In February 2017, Fannie Mae implemented changes to investor reporting requirements in accordance with new regulations set out by the Federal Housing Finance Agency (FHFA). FHFA’s goal was to increase efficiency for servicers and streamline the reporting process for investors, as well as prepare for the Single Security Initiative (SSI), which is a joint venture between Fannie Mae and Freddie Mac under the direction of FHFA. This initiative aims to develop a common mortgage-backed security to be issued by Fannie Mae and Freddie Mac.
Now that mortgage servicers have had the opportunity to adequately acclimate to Fannie Mae’s reporting changes, it’s time to prepare for Freddie Mac’s changes. The GSE has been developing its own Investor Reporting Change Initiative (IRCI) with an implementation date of May 2019. While these changes may still be a way off, the initiative has been in the making for quite some time now, with Freddie Mac beginning work on Phase 1 before Fannie Mae’s changes went into effect early last year.
Any changes to regulatory standards will have a direct impact on servicers’ operations, requiring modifications to their processes and technologies. So, what do servicers need to know and do to comply with the new Freddie Mac IRCI?
While there are many updates referenced in the new regulations, some of the most significant changes include:
>>The implementation of a standardized industry investor reporting cycle beginning on the first day of the month, as well as a standardized remittance due date for both principal and interest payments across all loans;
>>The ability for servicers to report and adjust loan-level criteria on a daily basis; and
>>The automatic draft of remittance funds from the servicer on the specified remittance due date
Fortunately for today’s servicers, these changes are relatively similar to Fannie Mae’s Changes to Investor Reporting. While there are some similarities, Freddie Mac’s changes also differ in a few ways. Freddie Mac leveraged Fannie Mae’s valuable groundwork as a jumping off point to make it even simpler for servicers who report to both GSE’s to manage the new Freddie Mac changes.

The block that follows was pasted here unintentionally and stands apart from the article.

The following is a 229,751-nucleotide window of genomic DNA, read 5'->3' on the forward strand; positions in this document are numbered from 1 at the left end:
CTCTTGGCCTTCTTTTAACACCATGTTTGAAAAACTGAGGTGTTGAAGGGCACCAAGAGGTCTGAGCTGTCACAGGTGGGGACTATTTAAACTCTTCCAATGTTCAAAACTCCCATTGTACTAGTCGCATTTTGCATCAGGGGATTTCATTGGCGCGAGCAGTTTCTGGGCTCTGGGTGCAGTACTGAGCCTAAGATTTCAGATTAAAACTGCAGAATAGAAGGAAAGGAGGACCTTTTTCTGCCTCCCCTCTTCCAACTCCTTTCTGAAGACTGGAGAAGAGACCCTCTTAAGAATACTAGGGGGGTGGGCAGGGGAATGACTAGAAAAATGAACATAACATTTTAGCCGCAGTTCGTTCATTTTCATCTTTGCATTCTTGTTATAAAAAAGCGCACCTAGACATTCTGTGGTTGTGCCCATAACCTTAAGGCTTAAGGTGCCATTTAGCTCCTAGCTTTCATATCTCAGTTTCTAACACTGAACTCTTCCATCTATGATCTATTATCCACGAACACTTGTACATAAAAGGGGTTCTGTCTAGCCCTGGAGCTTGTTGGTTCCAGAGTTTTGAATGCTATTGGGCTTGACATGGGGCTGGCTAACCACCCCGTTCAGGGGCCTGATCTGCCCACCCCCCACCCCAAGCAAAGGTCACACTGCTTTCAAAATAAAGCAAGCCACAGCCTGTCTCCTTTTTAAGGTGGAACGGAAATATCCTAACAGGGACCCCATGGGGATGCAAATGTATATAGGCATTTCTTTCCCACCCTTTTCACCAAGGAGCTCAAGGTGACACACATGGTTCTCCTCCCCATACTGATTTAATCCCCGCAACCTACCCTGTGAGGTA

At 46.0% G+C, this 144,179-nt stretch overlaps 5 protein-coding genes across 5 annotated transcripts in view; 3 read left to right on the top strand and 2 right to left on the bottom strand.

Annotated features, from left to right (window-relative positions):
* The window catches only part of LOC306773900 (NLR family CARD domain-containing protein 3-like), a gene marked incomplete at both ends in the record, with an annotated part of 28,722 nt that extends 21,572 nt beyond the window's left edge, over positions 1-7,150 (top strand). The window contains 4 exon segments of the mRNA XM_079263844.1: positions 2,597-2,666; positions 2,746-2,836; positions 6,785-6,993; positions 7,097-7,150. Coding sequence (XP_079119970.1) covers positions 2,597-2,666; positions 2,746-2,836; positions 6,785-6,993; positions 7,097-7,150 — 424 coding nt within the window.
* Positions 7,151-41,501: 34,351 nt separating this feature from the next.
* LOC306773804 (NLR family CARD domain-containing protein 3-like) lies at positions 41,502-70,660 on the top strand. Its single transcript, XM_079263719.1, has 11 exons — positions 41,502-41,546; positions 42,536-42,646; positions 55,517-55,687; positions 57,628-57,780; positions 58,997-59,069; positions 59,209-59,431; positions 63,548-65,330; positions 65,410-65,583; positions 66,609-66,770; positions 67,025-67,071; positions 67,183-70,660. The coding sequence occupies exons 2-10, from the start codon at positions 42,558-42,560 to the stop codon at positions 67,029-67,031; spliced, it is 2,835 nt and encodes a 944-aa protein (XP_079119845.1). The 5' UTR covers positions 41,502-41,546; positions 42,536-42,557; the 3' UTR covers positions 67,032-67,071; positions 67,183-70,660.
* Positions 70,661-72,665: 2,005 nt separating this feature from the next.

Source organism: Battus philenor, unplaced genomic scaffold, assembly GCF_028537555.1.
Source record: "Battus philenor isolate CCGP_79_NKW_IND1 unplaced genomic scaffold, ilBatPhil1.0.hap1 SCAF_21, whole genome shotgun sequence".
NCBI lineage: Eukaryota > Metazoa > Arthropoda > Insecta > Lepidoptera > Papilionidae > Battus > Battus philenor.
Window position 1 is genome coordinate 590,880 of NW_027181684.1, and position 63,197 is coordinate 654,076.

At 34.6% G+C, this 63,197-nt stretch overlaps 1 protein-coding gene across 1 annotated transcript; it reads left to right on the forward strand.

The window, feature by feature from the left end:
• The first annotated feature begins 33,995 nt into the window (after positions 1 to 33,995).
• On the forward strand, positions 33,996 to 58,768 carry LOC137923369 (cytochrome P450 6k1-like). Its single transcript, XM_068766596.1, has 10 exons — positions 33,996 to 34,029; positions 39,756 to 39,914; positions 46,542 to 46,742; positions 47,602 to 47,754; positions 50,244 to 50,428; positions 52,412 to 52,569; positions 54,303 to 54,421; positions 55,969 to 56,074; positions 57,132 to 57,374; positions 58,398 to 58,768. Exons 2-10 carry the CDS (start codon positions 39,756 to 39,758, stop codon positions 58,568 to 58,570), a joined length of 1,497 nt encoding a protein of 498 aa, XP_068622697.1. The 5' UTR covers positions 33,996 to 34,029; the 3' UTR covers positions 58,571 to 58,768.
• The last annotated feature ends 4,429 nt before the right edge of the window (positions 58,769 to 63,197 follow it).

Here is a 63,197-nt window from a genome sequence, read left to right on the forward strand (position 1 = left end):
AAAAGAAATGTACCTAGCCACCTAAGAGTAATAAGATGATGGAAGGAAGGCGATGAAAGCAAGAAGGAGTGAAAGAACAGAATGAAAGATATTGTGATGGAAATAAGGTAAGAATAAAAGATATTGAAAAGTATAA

In preparation for the May 2019 go-live date, Freddie Mac has designed numerous training webinars, testing scenarios and documentation to help prepare Freddie Mac servicers for the transition. Training meetings—conducted between a software vendor or service bureau, their customers and a dedicated Freddie Mac representative—also provide servicers with important updates and the opportunity to ask specific questions about the IRCI.
Freddie Mac has developed its IRCI with the overarching goal of converting Single-Family investor reporting requirements to an industry standard. As a result, reporting will be both faster and easier for servicers and more accurate and streamlined for Freddie Mac. In addition, the IRCI will also support the joint Single Security Initiative with Fannie Mae. With the new ability to edit and report loan criteria on a daily basis, servicers can be more up-to-date and precise in their reporting, reducing potential errors. With the submission of loan data reduced to a single source, loan quality will be further bolstered. Since reporting is streamlined and centralized, servicers will also be able to gather investor feedback much more quickly than before.
Freddie Mac will also benefit from streamlined reporting. With loan submission on a fully standardized schedule and guidelines in place to support accuracy from the very beginning, Freddie Mac will be able to evaluate and accept loans much faster and ensure they meet the highest quality standards.
Training Sessions are Essential
Servicers need to begin carving out the infrastructure to accommodate these changes before the May 2019 cut-over date. For Fannie Mae servicers who have already undergone a similar process, the transition to Freddie Mac’s IRCI will likely be much easier.
Leading up to the 2019 deadline, servicers should view their mortgage software vendor as a helpful ally in preparing for these new changes. To begin, servicers should contact their current vendors to see where they are in the process of updating their software to encompass the changes. Servicers should also take advantage of testing training and implementation support training offered by their vendor or Freddie Mac as it becomes available.
The importance of attending these scheduled training sessions cannot be emphasized enough. These meetings provide servicers the invaluable opportunity to ask questions specific to their business and learn important information about the changes straight from the source. Armed with guidance from both their mortgage software vendors and Freddie Mac itself, servicers will be well prepared to tackle the changes head-on in May 2019.
About The Author
Susan Graham is president and chief operating officer of Financial Industry Computer Systems, Inc. (FICS), a mortgage technology specialist that provides cost-effective, in-house mortgage loan origination, residential mortgage servicing and commercial mortgage servicing technology to mortgage lenders, mid-sized banks and credit unions. As president and COO, she is responsible for the overall management of the company’s day-to-day operations, strategic planning, customer relations and product development.